455097 Predicting the Viscosity of Characterized Crude Oils

Monday, November 14, 2016: 12:30 PM
Union Square 22 (Hilton San Francisco Union Square)
Francisco Ramos-Pallares1, Helen Lin1, Shawn D. Taylor2, Marco Satyro3 and Harvey W. Yarranton1, (1)Chemical and Petroleum Engineering, University of Calgary, Calgary, AB, Canada, (2)Schumberger-Doll Research Center, Cambridge, MA, (3)Chemical & Biomolecular Engineering, Clarkson University, Potsdam, NY

Accurate viscosity models are required for process and reservoir simulation of petroleum processes. For process simulation, the priority is usually a viscosity model that encompasses the full phase diagram including the critical region. For reservoir simulation, the priority is usually the rapid calculation of gas phase and liquid phase viscosities. While several such models exist for conventional oils, there is a need for a simple yet accurate model for viscosities of mixtures of heavy oil and solvents. In this study, we apply the Expanded Fluid (EF) and the Walther viscosity models to predict the viscosity of whole and diluted conventional and heavy crude oils. The EF model is applicable across the phase diagram while the Walther model is intended for single liquid phases. Both have been adapted for crude oils characterized into pseudo-components.

The Expanded Fluid (EF) viscosity model [1] is a semi-empirical approach based on the observation that viscosity decreases as a function of density as a fluid expands from an infinite viscosity “glassy state” to the dilute gas state. The inputs of the EF model are the density of the fluid, pressure, and three fluid-specific parameters: c2, ρso and c3. The EF model is continuous across the phase diagram and the critical point and has been successfully tested on conventional and heavy oils, distillation cuts and pure hydrocarbons. The model was extended to mixtures using mass-based mixing rules with non-zero viscosity binary interaction parameters [2] for the model fluid-specific parameters.

The Walther model [3] correlates the double log of viscosity to the log of temperature for liquids far from their critical point. While limited to the liquid phase, the Walther model does not require density (explicitly or implicitly) as an input. It has only two fluid-specific parameters (Walther parameters) calculated by fitting the correlation to experimental viscosity data, usually at atmospheric pressure. Yarranton et al. [4] developed a generalized version of the Walther model to predict the viscosity of liquid crude oils at any temperature and pressure as a departure from the viscosity calculated at atmospheric pressure. This generalized Walther model has two additional fluid-specific parameters and has been tested on conventional and heavy oils, pure hydrocarbon mixtures, diluted crude oils and distillation cuts.

To predict the viscosity of crude oils both models rely on the following characterization approach. The crude oil maltenes are divided into pseudo-components based on distillation assay data. The viscosity model parameters for the maltene pseudo-components are calculated from a set of correlations developed from experimental data. The pentane insoluble asphaltenes are treated as a single component with defined viscosity model parameters. These parameters were determined by fitting each model to liquid asphaltene viscosity data collected in the low shear Newtonian region. The viscosity parameters for the whole oil are determined from the model mixing rules and a correlation for the binary interaction parameters.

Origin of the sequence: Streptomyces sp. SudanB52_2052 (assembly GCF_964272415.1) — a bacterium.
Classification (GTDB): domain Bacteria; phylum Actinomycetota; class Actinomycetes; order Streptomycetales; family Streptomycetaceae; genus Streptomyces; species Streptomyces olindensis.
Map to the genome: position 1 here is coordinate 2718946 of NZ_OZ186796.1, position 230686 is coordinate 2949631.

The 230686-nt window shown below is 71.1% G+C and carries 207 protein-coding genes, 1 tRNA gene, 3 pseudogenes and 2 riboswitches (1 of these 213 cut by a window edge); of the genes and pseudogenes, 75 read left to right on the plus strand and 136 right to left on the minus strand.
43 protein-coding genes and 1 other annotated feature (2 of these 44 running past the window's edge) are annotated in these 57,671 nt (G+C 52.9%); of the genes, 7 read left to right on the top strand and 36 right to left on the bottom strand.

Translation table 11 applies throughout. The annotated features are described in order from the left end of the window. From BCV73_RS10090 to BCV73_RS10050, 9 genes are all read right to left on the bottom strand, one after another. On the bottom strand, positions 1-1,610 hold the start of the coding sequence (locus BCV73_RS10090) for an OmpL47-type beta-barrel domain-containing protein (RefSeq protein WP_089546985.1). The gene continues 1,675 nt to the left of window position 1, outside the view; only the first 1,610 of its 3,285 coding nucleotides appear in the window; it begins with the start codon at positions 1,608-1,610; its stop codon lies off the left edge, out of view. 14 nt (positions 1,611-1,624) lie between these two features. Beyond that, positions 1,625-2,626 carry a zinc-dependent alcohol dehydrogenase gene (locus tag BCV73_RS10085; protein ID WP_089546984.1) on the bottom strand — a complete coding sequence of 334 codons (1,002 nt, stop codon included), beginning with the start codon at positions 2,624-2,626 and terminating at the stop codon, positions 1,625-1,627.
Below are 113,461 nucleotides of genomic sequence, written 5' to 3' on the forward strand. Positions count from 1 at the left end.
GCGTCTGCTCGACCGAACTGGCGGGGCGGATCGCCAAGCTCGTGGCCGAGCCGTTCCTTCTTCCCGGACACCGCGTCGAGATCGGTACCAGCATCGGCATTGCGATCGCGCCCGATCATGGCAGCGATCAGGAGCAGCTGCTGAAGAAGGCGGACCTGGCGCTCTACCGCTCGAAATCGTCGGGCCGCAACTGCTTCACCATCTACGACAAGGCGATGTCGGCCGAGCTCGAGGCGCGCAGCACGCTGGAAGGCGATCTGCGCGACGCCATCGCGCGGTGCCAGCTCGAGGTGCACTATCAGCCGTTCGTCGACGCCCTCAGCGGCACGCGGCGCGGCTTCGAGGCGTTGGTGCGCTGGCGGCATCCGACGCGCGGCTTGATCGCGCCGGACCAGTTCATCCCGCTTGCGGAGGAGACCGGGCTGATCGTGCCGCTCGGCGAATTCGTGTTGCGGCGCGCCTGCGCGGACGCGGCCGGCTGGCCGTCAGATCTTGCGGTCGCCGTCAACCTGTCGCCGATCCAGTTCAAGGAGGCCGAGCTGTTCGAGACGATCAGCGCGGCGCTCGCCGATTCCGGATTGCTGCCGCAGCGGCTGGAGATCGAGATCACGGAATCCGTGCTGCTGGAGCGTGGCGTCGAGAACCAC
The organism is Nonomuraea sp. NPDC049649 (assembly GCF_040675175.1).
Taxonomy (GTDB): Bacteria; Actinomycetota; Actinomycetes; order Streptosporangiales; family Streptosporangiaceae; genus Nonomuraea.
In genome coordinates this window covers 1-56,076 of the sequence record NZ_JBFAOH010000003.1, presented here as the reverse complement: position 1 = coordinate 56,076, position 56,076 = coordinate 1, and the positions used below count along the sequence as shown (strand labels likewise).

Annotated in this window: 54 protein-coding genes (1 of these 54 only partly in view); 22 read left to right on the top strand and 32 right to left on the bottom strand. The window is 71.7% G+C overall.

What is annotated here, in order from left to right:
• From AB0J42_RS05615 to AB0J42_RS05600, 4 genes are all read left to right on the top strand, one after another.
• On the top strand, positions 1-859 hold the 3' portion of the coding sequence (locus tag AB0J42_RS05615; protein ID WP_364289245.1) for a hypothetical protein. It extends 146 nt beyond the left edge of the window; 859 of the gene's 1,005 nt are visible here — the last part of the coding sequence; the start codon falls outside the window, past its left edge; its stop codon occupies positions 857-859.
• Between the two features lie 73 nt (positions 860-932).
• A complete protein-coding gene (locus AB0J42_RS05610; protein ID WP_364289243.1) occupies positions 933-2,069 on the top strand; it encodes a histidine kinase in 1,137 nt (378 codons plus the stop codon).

The performance of both predictive models was tested on pure hydrocarbons, conventional oils, heavy oils, bitumens, distillation cuts and mixtures of pure hydrocarbons and crude oil diluted with liquid and vapor solvents. Additionally, both approaches are used to model the viscosity of maltenes, a partially deasphalted bitumen, and an asphaltene/toluene mixture. This test dataset includes data collected at temperatures and pressures up to 175°C and 10 MPa, as well as, crude oil/solvent pseudo-pairs with solvent content up to 50 wt%. The EF and Walther models predicted the viscosity of the samples in the test dataset with and average absolute relative deviation (AARD) of 41 and 57%, respectively.

A tuning scheme is proposed for each model using a single viscosity data point at atmospheric pressure. Tuning with a single multiplier reduced the EF and Walther models AARDs to 8 and 7%, respectively. Both models provide similar accuracy after tuning. The EF model is applicable to a broader range of conditions and is suitable for process simulation but requires accurate input densities. The Walther model does not require a density input and is suited for reservoir simulation but is limited to reduced temperatures below 0.75.

[1] Yarranton, H. W. and Satyro, M. A. Expanded Fluid-Based Viscosity Correlation for Hydrocarbons. Ind. Eng. Chem. Res. 2009, 48, 3640-3648.

[2] Ramos-Pallares, F. et al. Predicting the Viscosity of Hydrocarbon Mixtures and Diluted Heavy Oils Using the Expanded Fluid Model. Energy and Fuels, 2016, DOI: 10.1021/acs.energyfuels.5b0195.

[3] Walther, C. The Evaluation of Viscosity Data. Erdol und Teer. 1931, 7, 382-384.

[4] Yarranton, H., van Dorp, J., Verlaan, M., Lastovka, V. Wanted Dead or Live: Crude Cocktail Viscosity-A Pseudo-Component Method to Predict the Viscosity of Dead Oils, Live Oils and Mixtures. J. Can. Pet. Techol. 2013, 52, 176-191.

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